When The Sporting News named its 100 Greatest Football Players in 1999, he was ranked 30th. When the NFL Network named its 100 Greatest Players in 2010, he was ranked 29th, actually gaining a place with 11 additional years of players boosting their own credentials. As the man himself would say, "That'll cool your ass off!"

He appears not to be related to the Jack Lambert who starred at forward for London soccer team Arsenal in the 1930s, winning 2 Football League titles.

5. Roberto Clemente, right field, Pittsburgh Pirates, 1955-72. This is how rich Pittsburgh's sports history is: A man known as "The Great One" -- a nickname he had after actor Jackie Gleason, but before hockey player Wayne Gretzky -- is only 5th on this list.

He was a 15-time All-Star, a 12-time Gold Glove, a 4-time NL batting champion, and the 1966 NL MVP. He played in 14 World Series games, and got a hit in every one of them, helping the Pirates win the 1960 World Series, and being named the MVP of the Pirates' win in the 1971 World Series, an event which raised him from Caribbean icon to American icon.

Although he played most of his home games at Forbes Field, whose dimensions were similar to the pre-renovation original Yankee Stadium, limiting him to 240 career home runs, his lifetime batting average was .317, his OPS+ 130, and he collected an even 3,000 hits.

We know how the story ends, on New Year's Eve 1972. It's worth noting that, in that season, at age 38, he batted .312, and had 10 home runs and 60 RBIs, despite missing most of July with an injury, and helped the Pirates reach their 3rd straight NLCS. He got hits in 21 of his last 31 games that season. He batted .341 the season before.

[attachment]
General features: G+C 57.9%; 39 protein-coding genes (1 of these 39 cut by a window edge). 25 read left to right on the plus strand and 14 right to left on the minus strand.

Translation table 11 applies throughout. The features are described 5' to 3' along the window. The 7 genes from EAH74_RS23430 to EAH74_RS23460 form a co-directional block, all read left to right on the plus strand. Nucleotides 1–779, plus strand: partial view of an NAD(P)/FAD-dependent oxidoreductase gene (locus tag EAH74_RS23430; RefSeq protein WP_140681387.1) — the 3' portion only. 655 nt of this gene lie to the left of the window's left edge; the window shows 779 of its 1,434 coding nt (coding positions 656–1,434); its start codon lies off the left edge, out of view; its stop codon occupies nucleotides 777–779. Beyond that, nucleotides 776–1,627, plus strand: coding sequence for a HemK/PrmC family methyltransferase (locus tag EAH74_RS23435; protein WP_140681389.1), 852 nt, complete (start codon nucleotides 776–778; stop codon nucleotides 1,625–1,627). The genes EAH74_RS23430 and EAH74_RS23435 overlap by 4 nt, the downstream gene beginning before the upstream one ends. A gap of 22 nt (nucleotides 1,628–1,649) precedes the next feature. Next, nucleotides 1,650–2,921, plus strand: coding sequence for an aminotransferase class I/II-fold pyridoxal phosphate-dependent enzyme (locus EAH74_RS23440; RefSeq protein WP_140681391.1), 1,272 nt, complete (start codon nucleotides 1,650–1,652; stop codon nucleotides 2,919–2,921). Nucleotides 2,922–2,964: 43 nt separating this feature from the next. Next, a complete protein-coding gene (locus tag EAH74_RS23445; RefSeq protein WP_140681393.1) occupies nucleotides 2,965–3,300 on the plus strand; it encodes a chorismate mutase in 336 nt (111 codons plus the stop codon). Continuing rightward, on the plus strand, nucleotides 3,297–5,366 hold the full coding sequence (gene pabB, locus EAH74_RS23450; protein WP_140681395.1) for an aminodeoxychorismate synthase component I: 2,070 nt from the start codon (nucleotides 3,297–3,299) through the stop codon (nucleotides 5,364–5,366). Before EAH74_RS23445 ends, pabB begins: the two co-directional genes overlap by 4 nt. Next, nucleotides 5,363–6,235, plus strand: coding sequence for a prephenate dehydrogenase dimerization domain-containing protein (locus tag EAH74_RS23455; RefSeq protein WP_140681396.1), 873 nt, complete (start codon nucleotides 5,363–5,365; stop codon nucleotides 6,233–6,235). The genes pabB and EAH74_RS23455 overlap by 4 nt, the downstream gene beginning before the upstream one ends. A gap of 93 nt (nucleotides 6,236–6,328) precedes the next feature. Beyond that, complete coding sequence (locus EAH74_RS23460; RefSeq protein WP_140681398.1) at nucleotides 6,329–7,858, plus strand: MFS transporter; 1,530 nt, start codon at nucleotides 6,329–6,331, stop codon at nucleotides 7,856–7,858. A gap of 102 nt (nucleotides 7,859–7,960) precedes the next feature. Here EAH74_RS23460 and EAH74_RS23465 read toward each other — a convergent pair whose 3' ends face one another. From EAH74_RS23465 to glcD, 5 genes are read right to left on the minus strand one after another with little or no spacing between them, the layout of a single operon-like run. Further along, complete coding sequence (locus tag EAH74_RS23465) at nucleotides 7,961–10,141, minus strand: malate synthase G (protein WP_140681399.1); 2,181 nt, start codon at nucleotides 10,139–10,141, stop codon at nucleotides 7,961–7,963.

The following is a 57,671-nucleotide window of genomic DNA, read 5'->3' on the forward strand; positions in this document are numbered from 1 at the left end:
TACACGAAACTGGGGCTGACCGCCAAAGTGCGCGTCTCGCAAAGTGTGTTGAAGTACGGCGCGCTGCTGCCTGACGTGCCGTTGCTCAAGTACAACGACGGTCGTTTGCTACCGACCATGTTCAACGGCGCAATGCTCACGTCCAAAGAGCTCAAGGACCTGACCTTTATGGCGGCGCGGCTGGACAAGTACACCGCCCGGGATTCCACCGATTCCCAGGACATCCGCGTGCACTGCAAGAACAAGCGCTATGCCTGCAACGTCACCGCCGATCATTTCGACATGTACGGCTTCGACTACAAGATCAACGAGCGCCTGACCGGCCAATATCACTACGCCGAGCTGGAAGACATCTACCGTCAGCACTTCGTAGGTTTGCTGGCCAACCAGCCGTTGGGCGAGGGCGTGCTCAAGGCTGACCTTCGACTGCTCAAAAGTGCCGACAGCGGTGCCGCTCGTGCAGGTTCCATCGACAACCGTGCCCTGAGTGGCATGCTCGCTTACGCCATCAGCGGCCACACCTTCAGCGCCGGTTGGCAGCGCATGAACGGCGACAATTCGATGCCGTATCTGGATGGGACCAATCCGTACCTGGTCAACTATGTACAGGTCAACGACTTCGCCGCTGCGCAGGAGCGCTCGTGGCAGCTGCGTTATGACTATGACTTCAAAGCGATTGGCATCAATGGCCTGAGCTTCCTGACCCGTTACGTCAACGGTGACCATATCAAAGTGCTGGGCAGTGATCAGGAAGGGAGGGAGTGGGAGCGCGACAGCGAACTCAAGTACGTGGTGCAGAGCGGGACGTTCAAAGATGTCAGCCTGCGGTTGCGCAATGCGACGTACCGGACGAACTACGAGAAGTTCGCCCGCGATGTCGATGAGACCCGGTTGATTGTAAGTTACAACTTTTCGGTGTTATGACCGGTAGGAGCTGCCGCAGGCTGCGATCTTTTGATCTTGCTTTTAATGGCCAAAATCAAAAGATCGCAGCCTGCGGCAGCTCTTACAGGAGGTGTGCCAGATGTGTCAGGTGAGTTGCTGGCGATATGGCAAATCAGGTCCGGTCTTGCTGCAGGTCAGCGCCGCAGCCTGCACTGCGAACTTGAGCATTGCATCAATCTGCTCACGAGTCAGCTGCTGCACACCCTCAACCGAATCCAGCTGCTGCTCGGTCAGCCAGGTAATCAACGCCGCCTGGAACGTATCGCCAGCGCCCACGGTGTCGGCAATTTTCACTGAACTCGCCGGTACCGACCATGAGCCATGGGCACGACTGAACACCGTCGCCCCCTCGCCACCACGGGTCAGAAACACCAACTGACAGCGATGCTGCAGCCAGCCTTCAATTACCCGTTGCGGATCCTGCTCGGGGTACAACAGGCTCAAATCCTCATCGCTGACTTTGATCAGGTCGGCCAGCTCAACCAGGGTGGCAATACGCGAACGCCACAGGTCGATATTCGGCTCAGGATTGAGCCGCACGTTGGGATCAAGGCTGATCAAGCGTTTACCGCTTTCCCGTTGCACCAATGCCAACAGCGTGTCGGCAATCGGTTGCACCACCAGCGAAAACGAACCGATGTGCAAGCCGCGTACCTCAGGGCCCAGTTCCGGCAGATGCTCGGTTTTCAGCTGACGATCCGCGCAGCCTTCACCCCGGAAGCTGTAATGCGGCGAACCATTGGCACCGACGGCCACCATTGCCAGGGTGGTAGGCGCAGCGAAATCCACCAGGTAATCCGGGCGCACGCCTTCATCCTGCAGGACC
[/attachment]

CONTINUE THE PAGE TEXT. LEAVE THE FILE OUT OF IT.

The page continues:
This was, at most, a first step toward age-related decline. He was selected for the All-Star Team in 1972, and it wasn't a gift to an aging player from a public unwilling to disappoint a proud man: He earned it. Hank Aaron and Willie Mays were both still legitimate All-Stars at age 40, and playing at 42. There's no reason to suspect that Clemente, barring the tragedy, wouldn't have matched them.

The Pirates retired his Number 21, erected a statue of him outside Three Rivers Stadium, moved it to PNC Park, and made the right field wall at that park 21 feet high in his honor. The 6th Street Bridge, connecting downtown Pittsburgh with the ballpark and the Steelers' Heinz Field, is named for him.

He was the 1st Caribbean-born player elected to the Baseball Hall of Fame, and was the highest-ranking Hispanic player, Number 20, on The Sporting News' 1999 list of the 100 Greatest Baseball Players. In 2003, George W. Bush posthumously awarded him the Presidential Medal of Freedom.

4. John "Honus" Wagner, shortstop, Pittsburgh Pirates, 1900-17. Pennsylvania has long been known for its large German -- or, as they would say, "Deutsch" -- community, which includes the Amish, a.k.a. the Pennsylvania Dutch. John Peter Wagner was a son of German immigrants, and was often called the German equivalent of John, "Hans." Somehow, this became "Honus." But despite being bowlegged, and looking less like a great athlete than perhaps any baseball player until Yogi Berra came along, he could run, and was known as "The Flying Dutchman."